Power corrupts good motorcycles just like it does good men. Too often when an OEM goes to make a “power cruiser,” you end up with the same formulaic composition of classic cruiser style and aggressive drag lines that result in a rake that’s too long to easily drop into turns and a rear tire that’s so wide it’s hard to stay in them. Harley-Davidson’s engineers have managed, however, to pull off the task of achieving the look without making a straight line bike. The 2019 FXDR 114 nails the drag styling that made its predecessors like the Breakout and the V-Rod so popular, but radically increases handling capabilities through new geometry in the triple trees and a cast aluminum swingarm.
The FXDR is the first bike to come out of the new softail line that isn’t really a Softail in the traditional sense. The cast aluminum swingarm is a much larger, stronger, more stable piece than the mock hardtail swingarm for which the model line is named, but when replacing the Dyna, certain sacrifices may have to be made in the name of performance. And in this case, I doubt anyone is really complaining. In updating this piece, the engineers also had to mount the rear shock a little bit higher, meaning the receiving end of the shock is unique to this model as well, and it sits a little bit higher than the rest of the Softails, which range from 4.5 to 5.1 inches, but 5.3 inches for the FXDR 114. It’s also the only model in the line that isn’t even offered in the 107ci displacement, but the whole bike was designed to look fast and handle that power, and it does a damn fine job.
As we left the parking lot the morning of our initial ride, there was a skepticism in the air about the specs and claims of great handling at our dinner the night before. I wasn’t the only one who thought this bike was going to be a slug in the corners, but fortunately we were proved wrong very quickly. As we headed into the canyons of Ojai, California, speeds increased and civilization faded from our rear views. From wide sweeping turns to the tightest hairpins, we were tip-to-tail chasing each other through the turns. The fight we expected dropping in to turns was barely existent. The expected force of traction hitting on that 240mm rear tire and forcing the bike upright isn’t there. I mean, there’s some, but it isn’t nearly as bad as the other bikes with the same rake.
The adjustment we feel was made by significantly shortening the bike’s trail in the triple trees. This moves the fork back relative to the neck and shortens the amount of tire on the road in front of the wheel’s axle, meaning less friction in the direction the bike is traveling, so less force holding the front wheel straight, which translates more responsive handling. So while the FXDR 114 does have the same 34-degree rake as the 2018 Breakout, the trail of 4.7 inches is a full inch shorter than that of the Breakout, and even significantly shorter than the most aggressively raked model of the lineup—the Fat Bob, which sits at 5.2 inches.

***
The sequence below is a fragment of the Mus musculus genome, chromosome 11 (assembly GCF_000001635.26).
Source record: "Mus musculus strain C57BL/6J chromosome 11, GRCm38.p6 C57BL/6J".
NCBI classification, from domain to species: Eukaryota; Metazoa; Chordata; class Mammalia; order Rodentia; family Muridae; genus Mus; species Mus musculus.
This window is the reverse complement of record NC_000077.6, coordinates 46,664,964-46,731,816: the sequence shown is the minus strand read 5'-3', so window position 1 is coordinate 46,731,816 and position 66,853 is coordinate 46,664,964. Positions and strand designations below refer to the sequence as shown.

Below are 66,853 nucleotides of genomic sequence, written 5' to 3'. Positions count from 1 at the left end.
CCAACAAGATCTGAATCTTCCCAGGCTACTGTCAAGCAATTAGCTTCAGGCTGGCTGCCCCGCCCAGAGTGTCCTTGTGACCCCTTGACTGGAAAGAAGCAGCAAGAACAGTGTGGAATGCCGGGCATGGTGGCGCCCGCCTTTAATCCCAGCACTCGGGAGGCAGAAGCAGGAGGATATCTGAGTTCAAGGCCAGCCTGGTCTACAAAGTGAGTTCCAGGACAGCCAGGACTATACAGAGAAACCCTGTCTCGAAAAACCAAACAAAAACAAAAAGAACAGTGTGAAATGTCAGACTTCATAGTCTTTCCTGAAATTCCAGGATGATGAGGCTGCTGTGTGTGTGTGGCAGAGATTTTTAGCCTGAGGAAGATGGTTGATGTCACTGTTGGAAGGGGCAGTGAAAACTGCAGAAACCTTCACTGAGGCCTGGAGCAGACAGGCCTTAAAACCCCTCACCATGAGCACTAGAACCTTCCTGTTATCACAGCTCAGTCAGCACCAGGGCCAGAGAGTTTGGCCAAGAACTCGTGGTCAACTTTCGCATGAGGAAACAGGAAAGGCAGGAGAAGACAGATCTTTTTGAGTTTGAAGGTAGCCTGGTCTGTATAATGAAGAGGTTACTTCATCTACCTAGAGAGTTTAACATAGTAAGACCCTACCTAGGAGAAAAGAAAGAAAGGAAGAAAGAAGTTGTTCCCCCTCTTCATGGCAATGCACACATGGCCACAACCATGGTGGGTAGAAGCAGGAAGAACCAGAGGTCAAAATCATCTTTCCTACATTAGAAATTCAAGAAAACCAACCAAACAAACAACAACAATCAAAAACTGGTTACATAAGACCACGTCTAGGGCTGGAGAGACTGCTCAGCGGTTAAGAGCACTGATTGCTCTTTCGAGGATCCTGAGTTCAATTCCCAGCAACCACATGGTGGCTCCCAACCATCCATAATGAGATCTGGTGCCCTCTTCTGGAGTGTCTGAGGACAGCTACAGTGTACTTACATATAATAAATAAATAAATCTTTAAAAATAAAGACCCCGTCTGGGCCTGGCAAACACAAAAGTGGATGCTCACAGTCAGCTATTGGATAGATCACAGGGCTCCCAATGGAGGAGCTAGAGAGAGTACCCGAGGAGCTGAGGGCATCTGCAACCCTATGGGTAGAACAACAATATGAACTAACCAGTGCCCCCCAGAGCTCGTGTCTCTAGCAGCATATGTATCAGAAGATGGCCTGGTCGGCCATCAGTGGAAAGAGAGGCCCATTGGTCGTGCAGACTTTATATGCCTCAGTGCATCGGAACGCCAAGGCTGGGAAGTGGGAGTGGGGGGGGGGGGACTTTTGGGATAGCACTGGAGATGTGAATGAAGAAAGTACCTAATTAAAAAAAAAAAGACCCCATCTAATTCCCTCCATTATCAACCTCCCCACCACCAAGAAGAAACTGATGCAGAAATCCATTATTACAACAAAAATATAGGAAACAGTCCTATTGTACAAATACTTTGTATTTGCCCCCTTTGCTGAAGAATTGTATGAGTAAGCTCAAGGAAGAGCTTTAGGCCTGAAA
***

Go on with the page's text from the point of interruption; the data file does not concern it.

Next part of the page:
Styling on the FXDR 114 is unmistakably drag racing inspired, but with a little hint of H-D’s modern flat-track racing accents thrown in there too. The tailsection sits higher up, so a long plastic piece over the rear tire keeps water from running up your back when you go over puddles. The long inverted fork sticks out through the top of the trees, where clip-on handlebars attach—another sporty touch. The sleek digital gauge we saw introduced on the Street Bob last year makes its way to this new bike as well, not mounted behind the cowl on the triple trees.
The inverted 43mm fork does a great job at holding the bike steady, eating the small bumps and holding the front tire on the road. The rear monoshock’s preload is adjustable by hand under the seat, and combined with the wide seat, was comfortable enough to ride all day without getting saddle sore and still firm enough through the turns. Dual front disc brakes and a single rear stop the bike adequately, are smooth and responsive, and there isn’t too much dive up front.
When it comes to the feel of the ride, the closest bike I have ridden is Keanu Reeves’ personal Arch KRGT-1, but that will run you upwards of $78,000. This is a well-thought-out, properly engineered bike with performance that can actually back up its aggressive styling. For a starting price of $21,349, it’s the most expensive bike in the Softail line but I would also wager to say the most capable. If you’ve been waiting for a bike to replace the V-Rod, you’re about to be in for a very nice surprise—a bike that can really handle.